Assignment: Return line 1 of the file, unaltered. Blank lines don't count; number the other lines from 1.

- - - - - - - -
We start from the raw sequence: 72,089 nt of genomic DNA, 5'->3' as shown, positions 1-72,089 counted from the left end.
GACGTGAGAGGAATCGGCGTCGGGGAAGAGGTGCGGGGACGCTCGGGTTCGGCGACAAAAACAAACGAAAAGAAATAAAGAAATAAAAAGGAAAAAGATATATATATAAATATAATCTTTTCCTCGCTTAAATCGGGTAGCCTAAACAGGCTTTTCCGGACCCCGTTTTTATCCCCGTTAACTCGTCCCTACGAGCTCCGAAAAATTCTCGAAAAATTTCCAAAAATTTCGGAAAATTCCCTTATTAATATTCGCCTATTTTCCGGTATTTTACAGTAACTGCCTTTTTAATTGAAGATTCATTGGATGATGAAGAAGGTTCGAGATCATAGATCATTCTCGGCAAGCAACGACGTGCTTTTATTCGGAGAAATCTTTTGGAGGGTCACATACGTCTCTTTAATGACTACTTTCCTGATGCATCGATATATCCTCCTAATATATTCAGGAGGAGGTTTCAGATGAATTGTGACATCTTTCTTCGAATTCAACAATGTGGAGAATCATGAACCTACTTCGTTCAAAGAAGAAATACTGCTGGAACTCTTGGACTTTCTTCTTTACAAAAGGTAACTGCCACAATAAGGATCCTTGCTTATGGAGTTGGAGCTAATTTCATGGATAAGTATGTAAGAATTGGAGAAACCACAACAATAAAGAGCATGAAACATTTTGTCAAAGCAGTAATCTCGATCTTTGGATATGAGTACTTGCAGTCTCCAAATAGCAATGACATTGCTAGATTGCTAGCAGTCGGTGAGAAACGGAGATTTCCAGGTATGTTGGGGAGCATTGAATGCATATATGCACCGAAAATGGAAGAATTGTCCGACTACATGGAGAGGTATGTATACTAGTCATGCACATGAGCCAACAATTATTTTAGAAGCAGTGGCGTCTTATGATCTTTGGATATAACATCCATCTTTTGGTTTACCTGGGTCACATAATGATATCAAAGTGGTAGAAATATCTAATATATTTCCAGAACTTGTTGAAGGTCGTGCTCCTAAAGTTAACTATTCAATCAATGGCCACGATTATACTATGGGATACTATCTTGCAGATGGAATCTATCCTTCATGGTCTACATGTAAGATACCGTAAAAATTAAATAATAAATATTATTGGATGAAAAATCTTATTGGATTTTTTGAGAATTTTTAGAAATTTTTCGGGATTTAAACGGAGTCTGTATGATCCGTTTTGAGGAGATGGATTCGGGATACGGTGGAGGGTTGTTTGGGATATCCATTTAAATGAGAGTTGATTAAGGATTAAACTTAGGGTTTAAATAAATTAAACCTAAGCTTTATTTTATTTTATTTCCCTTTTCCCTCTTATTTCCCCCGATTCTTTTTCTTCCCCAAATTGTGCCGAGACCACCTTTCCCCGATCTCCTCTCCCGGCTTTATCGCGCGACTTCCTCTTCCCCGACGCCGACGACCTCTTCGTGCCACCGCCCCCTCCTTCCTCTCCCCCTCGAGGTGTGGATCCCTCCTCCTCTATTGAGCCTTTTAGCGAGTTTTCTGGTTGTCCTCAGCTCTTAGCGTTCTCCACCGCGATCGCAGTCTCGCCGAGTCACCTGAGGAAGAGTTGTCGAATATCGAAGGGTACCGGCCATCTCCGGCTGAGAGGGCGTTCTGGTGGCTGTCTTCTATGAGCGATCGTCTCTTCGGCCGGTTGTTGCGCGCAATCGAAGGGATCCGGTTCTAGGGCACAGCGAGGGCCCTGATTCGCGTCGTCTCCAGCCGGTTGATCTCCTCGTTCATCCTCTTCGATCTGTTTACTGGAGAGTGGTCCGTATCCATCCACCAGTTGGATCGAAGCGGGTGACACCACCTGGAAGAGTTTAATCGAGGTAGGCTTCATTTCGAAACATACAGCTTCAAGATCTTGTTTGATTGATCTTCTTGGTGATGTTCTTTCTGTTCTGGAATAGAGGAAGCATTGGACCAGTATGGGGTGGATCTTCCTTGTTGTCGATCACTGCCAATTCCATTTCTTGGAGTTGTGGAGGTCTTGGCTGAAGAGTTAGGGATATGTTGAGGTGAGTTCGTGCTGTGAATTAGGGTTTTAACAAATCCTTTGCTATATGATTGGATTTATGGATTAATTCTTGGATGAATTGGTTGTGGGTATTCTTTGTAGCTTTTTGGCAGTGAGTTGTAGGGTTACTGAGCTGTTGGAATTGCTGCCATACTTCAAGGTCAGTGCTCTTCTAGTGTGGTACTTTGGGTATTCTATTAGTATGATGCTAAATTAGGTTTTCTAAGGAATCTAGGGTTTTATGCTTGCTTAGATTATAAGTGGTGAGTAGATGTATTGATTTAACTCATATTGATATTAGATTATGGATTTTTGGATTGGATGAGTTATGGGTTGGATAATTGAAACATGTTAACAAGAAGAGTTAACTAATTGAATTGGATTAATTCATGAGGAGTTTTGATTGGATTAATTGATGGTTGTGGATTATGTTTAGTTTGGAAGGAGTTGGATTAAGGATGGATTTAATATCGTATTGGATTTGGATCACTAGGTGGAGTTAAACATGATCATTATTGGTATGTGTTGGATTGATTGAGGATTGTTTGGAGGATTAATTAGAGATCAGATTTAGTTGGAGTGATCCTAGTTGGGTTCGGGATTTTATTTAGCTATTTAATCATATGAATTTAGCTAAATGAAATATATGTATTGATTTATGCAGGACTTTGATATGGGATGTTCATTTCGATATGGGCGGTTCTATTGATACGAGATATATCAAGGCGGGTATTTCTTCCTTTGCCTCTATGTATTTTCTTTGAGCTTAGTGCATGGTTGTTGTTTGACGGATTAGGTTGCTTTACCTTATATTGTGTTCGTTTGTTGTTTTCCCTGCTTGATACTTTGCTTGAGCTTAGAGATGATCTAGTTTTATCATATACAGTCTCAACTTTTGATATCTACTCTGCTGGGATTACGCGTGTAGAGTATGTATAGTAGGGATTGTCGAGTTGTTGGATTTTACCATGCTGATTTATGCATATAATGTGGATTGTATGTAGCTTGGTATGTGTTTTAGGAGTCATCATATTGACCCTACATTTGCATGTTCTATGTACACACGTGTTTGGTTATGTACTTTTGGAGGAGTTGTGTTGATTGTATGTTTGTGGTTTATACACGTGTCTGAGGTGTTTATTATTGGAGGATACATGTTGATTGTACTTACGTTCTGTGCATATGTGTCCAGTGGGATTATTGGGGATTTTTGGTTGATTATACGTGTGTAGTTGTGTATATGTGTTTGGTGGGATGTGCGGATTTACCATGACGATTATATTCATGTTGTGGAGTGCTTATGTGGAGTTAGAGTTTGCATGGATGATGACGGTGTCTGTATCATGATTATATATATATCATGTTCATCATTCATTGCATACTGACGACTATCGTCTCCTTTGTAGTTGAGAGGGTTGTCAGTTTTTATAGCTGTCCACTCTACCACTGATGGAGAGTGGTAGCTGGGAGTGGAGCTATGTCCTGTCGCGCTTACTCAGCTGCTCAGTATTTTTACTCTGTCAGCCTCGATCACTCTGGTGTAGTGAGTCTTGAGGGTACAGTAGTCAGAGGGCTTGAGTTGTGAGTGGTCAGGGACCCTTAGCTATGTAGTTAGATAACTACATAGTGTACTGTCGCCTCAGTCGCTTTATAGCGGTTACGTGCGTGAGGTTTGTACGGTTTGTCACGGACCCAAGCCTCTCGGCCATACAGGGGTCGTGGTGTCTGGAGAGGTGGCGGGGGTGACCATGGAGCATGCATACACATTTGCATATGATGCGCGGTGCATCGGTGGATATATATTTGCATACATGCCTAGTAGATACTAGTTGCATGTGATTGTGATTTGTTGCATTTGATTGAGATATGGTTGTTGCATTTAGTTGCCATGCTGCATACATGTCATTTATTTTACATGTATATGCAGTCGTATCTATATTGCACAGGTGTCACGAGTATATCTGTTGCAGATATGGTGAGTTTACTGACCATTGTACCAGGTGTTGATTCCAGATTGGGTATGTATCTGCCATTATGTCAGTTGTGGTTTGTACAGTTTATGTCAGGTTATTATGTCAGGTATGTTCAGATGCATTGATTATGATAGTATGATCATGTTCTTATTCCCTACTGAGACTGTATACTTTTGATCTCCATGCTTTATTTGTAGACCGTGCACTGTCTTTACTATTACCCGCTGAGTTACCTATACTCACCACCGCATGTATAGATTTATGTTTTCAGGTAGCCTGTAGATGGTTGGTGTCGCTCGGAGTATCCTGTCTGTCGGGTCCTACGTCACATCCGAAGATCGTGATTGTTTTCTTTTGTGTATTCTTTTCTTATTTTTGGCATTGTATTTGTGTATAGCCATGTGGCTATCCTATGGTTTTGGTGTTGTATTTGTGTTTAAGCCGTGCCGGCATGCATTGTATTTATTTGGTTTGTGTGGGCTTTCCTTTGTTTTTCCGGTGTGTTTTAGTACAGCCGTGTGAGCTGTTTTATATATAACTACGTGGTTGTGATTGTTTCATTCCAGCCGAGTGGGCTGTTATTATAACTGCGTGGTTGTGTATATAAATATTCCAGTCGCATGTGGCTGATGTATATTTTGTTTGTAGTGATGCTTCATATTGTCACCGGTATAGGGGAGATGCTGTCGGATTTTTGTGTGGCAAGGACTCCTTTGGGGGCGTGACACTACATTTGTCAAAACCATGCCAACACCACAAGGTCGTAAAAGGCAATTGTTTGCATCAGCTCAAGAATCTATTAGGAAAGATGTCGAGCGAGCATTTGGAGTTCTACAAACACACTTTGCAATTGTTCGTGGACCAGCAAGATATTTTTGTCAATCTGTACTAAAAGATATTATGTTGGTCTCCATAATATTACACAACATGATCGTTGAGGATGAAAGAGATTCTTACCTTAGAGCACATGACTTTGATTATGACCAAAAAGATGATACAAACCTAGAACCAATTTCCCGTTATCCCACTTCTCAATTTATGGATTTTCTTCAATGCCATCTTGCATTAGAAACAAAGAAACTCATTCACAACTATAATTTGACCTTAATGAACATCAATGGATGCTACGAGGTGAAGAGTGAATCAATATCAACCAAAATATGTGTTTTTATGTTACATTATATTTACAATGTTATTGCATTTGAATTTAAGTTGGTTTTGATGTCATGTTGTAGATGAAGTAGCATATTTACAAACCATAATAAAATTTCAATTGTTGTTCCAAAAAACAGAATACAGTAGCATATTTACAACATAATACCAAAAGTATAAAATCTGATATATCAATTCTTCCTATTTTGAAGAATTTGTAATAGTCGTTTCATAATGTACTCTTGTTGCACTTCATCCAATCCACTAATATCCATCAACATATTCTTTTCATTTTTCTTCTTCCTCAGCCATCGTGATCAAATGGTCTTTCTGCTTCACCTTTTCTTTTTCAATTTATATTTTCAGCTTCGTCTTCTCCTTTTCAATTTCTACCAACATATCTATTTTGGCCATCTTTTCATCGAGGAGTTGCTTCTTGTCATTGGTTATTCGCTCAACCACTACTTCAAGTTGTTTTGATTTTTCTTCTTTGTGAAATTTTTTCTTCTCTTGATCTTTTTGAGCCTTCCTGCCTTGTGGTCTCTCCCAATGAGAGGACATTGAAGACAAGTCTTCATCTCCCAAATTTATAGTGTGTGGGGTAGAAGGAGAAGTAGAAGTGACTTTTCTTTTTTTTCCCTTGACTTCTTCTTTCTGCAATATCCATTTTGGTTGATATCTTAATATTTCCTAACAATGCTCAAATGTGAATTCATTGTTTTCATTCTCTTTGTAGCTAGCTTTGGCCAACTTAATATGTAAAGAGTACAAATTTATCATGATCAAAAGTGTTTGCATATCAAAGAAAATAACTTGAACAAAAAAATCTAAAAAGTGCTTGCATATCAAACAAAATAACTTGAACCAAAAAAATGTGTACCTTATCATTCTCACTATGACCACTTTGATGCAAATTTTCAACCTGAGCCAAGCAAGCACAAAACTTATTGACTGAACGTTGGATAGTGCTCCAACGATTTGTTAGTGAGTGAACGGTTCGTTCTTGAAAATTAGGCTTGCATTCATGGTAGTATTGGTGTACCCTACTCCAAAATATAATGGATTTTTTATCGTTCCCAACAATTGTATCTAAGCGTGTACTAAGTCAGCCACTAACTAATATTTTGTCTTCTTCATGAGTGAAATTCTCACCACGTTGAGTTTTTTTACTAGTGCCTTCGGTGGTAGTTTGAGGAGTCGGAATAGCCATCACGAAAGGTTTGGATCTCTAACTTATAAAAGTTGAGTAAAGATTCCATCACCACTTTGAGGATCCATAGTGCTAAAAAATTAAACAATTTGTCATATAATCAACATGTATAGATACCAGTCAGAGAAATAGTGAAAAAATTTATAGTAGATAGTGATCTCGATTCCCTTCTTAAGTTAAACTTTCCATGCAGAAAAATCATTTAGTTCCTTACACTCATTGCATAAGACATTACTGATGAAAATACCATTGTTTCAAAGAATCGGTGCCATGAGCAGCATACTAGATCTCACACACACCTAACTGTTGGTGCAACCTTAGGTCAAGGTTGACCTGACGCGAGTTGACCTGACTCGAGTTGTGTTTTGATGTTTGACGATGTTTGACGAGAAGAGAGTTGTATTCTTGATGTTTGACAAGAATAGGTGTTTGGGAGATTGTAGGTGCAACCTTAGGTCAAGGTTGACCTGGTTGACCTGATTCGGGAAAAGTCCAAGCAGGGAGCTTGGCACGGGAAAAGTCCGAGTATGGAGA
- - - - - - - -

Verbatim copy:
We start from the raw sequence: 72,089 nt of genomic DNA, 5'->3' as shown, positions 1-72,089 counted from the left end.